Influencesto the Public Opinion

Politicalfactors and climate in the country has been one of the mostsignificant factors that influence the opinion of the public inregard to the death penalty. Most people are carried by the diversepolitical ideologies that are portrayed based on the big politicaldivides in any country. For instance, in the united states, publicopinion on the death penalty is shaped by the divisions among thedemocrats and republicans the two major political parties withantagonistic political, social and economic ideologies. Whilemajority of the republicans support the capital punishment forcapital offenders, majority of the democrats are against the deathpenalty. This illustrates the divergent public opinion based on thepolitical waves and moods in the country (Clark Prosecutor, 1).

Thepublic opinion on the death penalty is also shaped significantly byreligion and religious beliefs. This is further shaped by relatedmorals and values that find their root in the religious reasons.According to the Clark Prosecutor (1), at least 5% of peopleinterviewed by Gallup research based their support for the deathpenalty o religion. However, at the same time many other based theirresistance on the same religious reasons (Katsh 21). This means thatindividual interpretation of the religious values leads to differentopinion. The interpretation of the religious values on human life issubjected to economic, social and political perspectives that lead todifferent public opinion on death penalty.

Froman economic angle, a number of people support the death penalty as away of avoiding extra costs to the government trying to care forcriminals. In an argument against the criminals who kill, many peoplefeel that it is not economically fair for the tax payers to financethe costs of taking care for criminals yet they could not coexistwith those they wronged or killed. According to the 2013 Gallup pollson the debate, a significant 11% supported death penalty as a way ofsaving the economy high prison costs and saving the tax payers thecosts of maintaining high numbers of criminals in prisons throughdeath sentences (Clark Prosecutor 1).

Ethicaland philosophical ideologies also shape the public opinion on thedebate regarding the earth penalty among other diverse viewpoints.Both the receptionists and the abolitionists find their basis on theethical arguments that relate to the death penalty. On the otherside, other people seek to understand the death penalty from personalinterpretations and philosophical viewpoints. Through such stands,people argue for or against the death penalty, an element that shapestheir opinion based on the ethical standards. Many base their opinionon the fact that murder is murder, whether legally ordered orillegally done. However, the main point that differentiates these twoopinions is the intent of the murder as seen in the eyes of the law.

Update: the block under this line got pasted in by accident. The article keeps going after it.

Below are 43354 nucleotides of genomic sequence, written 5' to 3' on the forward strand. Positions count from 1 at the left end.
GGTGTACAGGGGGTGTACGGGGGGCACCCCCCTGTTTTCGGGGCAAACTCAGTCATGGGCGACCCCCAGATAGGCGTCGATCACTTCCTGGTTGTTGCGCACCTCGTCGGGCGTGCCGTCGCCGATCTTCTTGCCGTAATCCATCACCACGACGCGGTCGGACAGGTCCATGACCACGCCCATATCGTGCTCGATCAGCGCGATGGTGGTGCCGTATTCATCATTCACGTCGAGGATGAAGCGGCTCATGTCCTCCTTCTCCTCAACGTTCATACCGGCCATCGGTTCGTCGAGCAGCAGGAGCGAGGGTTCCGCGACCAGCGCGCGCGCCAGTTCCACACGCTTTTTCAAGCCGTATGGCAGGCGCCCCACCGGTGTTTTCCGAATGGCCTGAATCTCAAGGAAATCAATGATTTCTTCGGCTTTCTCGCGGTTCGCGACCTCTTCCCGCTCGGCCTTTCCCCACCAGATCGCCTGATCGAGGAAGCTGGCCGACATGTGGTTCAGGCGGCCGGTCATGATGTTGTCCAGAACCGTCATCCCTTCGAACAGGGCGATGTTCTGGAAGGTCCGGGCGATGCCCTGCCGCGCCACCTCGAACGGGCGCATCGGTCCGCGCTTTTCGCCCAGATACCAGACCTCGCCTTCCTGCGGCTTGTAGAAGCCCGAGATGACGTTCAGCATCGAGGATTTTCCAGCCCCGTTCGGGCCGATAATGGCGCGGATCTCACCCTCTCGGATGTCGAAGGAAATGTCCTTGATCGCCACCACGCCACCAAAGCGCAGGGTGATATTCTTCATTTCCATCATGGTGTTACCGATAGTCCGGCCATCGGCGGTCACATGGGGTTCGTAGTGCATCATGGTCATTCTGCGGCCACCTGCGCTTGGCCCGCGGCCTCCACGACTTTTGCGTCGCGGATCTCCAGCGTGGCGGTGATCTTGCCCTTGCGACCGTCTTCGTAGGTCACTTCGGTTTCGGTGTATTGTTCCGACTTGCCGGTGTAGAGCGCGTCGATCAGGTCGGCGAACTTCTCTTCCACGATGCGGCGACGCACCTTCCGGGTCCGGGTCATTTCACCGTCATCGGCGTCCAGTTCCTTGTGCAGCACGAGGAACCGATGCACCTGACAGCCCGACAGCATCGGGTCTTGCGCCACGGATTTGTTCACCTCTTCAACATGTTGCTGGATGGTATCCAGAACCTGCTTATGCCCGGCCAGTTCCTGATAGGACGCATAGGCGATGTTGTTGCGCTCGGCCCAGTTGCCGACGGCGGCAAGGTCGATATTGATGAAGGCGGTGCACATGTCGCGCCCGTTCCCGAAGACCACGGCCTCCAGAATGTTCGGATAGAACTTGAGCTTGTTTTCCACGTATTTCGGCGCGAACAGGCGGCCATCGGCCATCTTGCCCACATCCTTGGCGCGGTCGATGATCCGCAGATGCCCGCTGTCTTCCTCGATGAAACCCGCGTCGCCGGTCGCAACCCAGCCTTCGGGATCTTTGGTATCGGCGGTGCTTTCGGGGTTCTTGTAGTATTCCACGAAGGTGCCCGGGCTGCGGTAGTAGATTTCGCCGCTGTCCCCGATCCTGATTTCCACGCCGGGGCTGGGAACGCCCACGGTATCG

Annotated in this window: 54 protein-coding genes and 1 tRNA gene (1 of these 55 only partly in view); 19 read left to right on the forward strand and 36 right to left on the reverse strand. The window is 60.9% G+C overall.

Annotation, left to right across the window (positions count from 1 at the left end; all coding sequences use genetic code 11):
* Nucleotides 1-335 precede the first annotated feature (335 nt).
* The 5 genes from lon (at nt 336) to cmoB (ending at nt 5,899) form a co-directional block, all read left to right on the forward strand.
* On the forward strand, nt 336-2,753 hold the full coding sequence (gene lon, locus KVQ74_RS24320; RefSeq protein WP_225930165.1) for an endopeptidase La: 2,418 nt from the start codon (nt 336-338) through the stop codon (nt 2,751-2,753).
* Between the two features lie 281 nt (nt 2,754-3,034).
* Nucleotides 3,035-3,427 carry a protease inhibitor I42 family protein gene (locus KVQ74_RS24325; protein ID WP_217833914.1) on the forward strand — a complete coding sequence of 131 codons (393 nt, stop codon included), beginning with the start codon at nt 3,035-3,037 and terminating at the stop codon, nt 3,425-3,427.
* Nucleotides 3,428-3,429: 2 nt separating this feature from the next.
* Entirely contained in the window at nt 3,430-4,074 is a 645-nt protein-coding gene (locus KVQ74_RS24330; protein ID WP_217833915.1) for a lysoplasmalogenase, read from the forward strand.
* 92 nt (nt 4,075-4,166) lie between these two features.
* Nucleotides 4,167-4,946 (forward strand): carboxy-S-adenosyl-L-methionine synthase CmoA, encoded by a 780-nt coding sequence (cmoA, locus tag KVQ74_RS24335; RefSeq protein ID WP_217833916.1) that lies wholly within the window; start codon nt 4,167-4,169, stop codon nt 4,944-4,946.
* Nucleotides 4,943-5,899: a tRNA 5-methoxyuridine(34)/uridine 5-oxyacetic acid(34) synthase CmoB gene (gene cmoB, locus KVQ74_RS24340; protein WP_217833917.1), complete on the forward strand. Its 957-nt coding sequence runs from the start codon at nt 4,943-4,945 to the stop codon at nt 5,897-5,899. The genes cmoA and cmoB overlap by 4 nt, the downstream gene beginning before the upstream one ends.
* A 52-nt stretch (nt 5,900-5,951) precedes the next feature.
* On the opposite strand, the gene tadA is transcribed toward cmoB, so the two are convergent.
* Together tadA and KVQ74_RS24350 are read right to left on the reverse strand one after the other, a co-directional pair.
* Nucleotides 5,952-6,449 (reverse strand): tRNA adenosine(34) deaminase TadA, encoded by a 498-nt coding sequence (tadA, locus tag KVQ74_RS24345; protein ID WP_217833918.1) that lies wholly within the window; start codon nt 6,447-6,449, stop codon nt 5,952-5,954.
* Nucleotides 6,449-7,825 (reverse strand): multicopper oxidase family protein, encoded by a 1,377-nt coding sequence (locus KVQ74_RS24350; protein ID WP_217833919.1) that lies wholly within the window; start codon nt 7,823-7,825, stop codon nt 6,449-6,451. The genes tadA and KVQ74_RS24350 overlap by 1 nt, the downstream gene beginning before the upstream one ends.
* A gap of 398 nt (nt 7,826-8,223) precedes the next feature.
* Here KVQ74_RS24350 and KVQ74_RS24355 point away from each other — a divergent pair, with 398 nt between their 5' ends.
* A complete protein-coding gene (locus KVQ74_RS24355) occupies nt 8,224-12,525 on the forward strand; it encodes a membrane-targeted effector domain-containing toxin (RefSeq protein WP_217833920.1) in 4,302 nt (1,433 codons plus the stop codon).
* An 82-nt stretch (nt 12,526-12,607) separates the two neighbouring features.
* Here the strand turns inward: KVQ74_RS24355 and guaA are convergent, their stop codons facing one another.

Thedivide on the opinion on death penalty is based on the differentviewpoints of the public. While a significant number is against thedeath penalty, the majority population is in favor of the deathsentence to capital offenders. Death penalty receptionists arguetheir support based on the reasoning that death sentence servesjustice to the victims of the convicts, thereby giving them a fairpunishment. In addition, they view it as a deterrent measure thatsets an example to criminals in the society to respect human life.However, abolitionists base their arguments on religion to refer theact as disrespect to human life. The diverse views are shaped byethical, political, economic and social considerations that influencethe opinion of the public. Despite the debate, the arguments in thepaper prove that the public opinion is in the support of the deathpenalty.


Bohm,Robert.Death quest:An Introduction to the Theory and Practice of Capital Punishment

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DeathPenalty Information Center. PublicOpinion on Death Penalty.Web, Accessed on April

10,2014. http://www.clarkprosecutor.org/html/death/opinion.htm

Jones,Jeffrey. U.S.Death Penalty Support Lowest in More Than 40 Years.Web,

Accessedon April 10, 2014.


Katsh,Ethan. TakingSides. Clashing Views on Legal Issues.Boston: McGraw Hill Higher

Education,2008, Print.

Saad,Lydia. U.S.Death Penalty Support Stable at 63%.Web, Accessed on April 10, 2014.


Vidmart,Neil and Ellsworth, Phoebe. publicopinion and the death penalty.Web, Accessed on

April10, 2014,&lthttp://scholarship.law.duke.edu/cgi/viewcontent.cgi?article=1463&ampcontext=faculty_scholarshi&gt